A Chinese friend of mine told me that his government’s single child policy is not without its problems. Apart from the economic consequences of facing the problem of an aging population and its resultant issues, the sociological ones are even more worrisome – with each child being brought up by working parents who indulge the child’s every whim, often with two sets of adoring grandparents who help raise him, the child grows up veritably thinking that he is a Chinese Emperor and is unable to accept any kind of opposition or setback as an adult.
While my daughter didn’t have such major concerns, she did feel that having a sibling helps in not only having a more balanced family life, but also reduces the pressure of performing which inevitably falls on the only child. So now that her 2 year old is almost ready to go to school, she is preparing for the second one to make her family complete.
My daughter, like all working mothers is torn between the demands of motherhood and a career. She actually has two 24×7 jobs, (one is her paid regular job and the other being motherhood) both of which are equally satisfying and demanding. Also, like most working mothers, she feels guilty about leaving him for hours at a stretch and overcompensates by spending all her free time with him.
The minute she comes home, mother and son rush into each other’s arms and spend the next few minutes doing cootchie coo before the little fellow takes her all over the house and shows her what he did that day. It’s really cute to see how he suddenly gets energized and talks nineteen to the dozen when she is around. Truly he performs for her, his stellar audience.
It is natural that she spends all her ‘free’ time with her son, especially since she has to prepare him for another sibling (a thought which he doesn’t seem to understand too well) as well as make him ready for play school – another challenge that he has to face in the near future as we know he is all too ready for increased peer interaction. Despite all the activities we plan for him, he shows a distinct preference for the girl who works to keep an eye on him, preferring her young energies to our old and jaded ones. I can also see him looking longingly at other little children in the club or in the park, hesitant to join them but desperately wanting to.
During the past few days, as my daughter’s D-Day is approaching, I can see a distinct change in my grandson’s personality. He is not only clinging more to his mother but also becoming more difficult with us, his care givers. I can see him actually being more stubborn, more assertive and sometimes plain adamant. His meltdowns are more frequent and it takes more effort to calm him down.
These frequent outbursts make my daughter worry about the balance in her home with a new baby. Suddenly the 2 year old will have to share his life with another child. And what is worse is that while his mother is in the hospital, he won’t be able to visit or see her because the hospital doesn’t allow children to visit. This is a fairly recent phenomenon because when my own second child was born, the elder one came to see both of us in the hospital and was happy to see me and even happier to see her sister!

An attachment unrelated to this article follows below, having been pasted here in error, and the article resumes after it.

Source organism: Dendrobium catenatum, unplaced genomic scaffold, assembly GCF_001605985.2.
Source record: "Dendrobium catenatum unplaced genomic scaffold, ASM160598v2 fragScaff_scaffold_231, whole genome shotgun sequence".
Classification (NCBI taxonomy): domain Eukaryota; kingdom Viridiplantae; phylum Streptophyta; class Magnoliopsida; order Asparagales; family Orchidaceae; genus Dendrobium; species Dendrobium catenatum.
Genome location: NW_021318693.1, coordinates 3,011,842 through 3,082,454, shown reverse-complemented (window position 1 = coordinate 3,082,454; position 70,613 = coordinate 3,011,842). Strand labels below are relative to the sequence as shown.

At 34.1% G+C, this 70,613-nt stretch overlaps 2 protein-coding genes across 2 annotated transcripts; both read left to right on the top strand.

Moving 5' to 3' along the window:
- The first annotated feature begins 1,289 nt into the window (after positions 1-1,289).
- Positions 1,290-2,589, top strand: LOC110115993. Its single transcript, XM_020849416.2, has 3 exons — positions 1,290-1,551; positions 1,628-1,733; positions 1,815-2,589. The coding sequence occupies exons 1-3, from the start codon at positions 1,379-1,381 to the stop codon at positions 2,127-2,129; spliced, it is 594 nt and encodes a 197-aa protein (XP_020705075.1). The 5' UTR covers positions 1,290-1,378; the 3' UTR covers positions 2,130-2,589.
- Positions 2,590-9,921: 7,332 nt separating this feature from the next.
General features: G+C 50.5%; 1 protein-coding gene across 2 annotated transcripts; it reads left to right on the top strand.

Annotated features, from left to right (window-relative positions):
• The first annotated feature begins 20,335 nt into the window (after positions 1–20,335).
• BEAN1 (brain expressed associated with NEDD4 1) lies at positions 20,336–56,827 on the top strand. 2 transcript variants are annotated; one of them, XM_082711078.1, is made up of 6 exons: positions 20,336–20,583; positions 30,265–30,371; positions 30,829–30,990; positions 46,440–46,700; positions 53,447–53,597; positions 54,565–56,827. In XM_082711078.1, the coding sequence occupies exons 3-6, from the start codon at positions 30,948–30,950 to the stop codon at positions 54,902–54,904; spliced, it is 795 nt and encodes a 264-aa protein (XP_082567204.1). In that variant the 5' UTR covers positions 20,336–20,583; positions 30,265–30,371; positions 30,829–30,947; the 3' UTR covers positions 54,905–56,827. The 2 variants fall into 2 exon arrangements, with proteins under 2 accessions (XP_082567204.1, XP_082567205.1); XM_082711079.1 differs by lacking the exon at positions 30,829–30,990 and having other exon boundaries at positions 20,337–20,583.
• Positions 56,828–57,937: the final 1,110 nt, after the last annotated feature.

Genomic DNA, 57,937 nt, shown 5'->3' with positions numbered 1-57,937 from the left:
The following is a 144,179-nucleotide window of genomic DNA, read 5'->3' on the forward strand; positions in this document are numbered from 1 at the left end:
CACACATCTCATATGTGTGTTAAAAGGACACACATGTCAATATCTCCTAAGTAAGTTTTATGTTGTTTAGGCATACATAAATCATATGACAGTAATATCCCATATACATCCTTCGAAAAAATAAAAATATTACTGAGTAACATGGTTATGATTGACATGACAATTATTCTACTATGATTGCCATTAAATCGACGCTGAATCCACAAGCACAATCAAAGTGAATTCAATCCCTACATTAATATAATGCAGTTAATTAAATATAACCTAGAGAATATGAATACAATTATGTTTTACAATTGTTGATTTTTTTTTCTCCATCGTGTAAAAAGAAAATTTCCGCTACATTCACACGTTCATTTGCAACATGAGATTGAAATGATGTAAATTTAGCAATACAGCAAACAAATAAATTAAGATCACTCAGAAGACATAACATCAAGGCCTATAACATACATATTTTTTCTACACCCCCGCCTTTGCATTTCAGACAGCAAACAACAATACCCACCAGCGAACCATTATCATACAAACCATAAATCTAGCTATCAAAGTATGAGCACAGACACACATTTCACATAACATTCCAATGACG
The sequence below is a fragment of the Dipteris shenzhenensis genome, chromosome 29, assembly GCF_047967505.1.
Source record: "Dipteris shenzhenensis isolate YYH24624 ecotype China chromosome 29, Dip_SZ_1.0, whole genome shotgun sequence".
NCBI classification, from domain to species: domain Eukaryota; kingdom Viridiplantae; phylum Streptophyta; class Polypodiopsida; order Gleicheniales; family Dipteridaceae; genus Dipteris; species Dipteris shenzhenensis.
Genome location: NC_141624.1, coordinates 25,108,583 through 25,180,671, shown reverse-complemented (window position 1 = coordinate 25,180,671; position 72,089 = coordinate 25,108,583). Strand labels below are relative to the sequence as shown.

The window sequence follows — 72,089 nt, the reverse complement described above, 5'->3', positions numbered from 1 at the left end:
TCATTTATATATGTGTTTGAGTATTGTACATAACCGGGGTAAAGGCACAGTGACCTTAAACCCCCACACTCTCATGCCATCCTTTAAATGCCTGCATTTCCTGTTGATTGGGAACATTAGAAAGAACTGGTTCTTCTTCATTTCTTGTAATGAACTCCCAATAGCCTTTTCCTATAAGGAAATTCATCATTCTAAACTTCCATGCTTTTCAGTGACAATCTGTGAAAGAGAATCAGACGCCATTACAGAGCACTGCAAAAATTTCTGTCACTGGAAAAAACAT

Seeing things as they are made it easier for the elder sibling to understand and frankly even I’m dreading telling him where his mother is for the three days she will be away. How will this enforced parting from his mother make him more accepting of the new sibling?
But I reassure my daughter that having a sibling is a wonderful thing especially in today’s age when families are shrinking and cousins are people who keep in touch via Facebook. So I tell my daughter not to feel anxious about her 2 year old accepting the new one. Of course, there will be the initial anxiety and resentment especially when he sees what it was that kept his mother away from him but eventually he will be happy that he has someone else to share his parents’ attention and affection, another person on whom they can direct their anxieties and paranoia.
On the other hand, raising a child is not only a lot of responsibility but also an expensive proposition. Apart from the costs of education and other expenses, there is also the problem of child care. Will there be a loss of income for a few years? Will there be satisfactory child care? Child rearing does not stop after 18 years so do you have it in you to look after yet another one for a lifetime?
Well, like everything in life, this is a chance you have to take. My firm belief is that there is no gain without pain and looking after two children is far easier than having just the one. Just as you have double the trouble, you also have double the joy. Having a second child is not irresponsible nor is it mandatory but it’s definitely an option worth looking at if you have the ability to bring another child in this world and look after it.
What are your thoughts, your experiences about having a second child?
As a mother of two thirty-year old daughters and a grandmother of a nineteen week old grandson, Sunita Rajwade has been there and done that. A hands on mom, she has seen two girls grow successfully through babyhood, toddler hood, adolescence and adulthood; solving their maths problems and contributing to their angst of growing up with a mom “who doesn’t understand”. But now as a grandmother, she’s being appreciated for her “wisdom” and “understanding” and would like to share her experiences of this wonderful journey from motherhood to grand-motherhood.
Wish to read more thoughts on having a single child vs. having two kids? Read the articles below! 🙂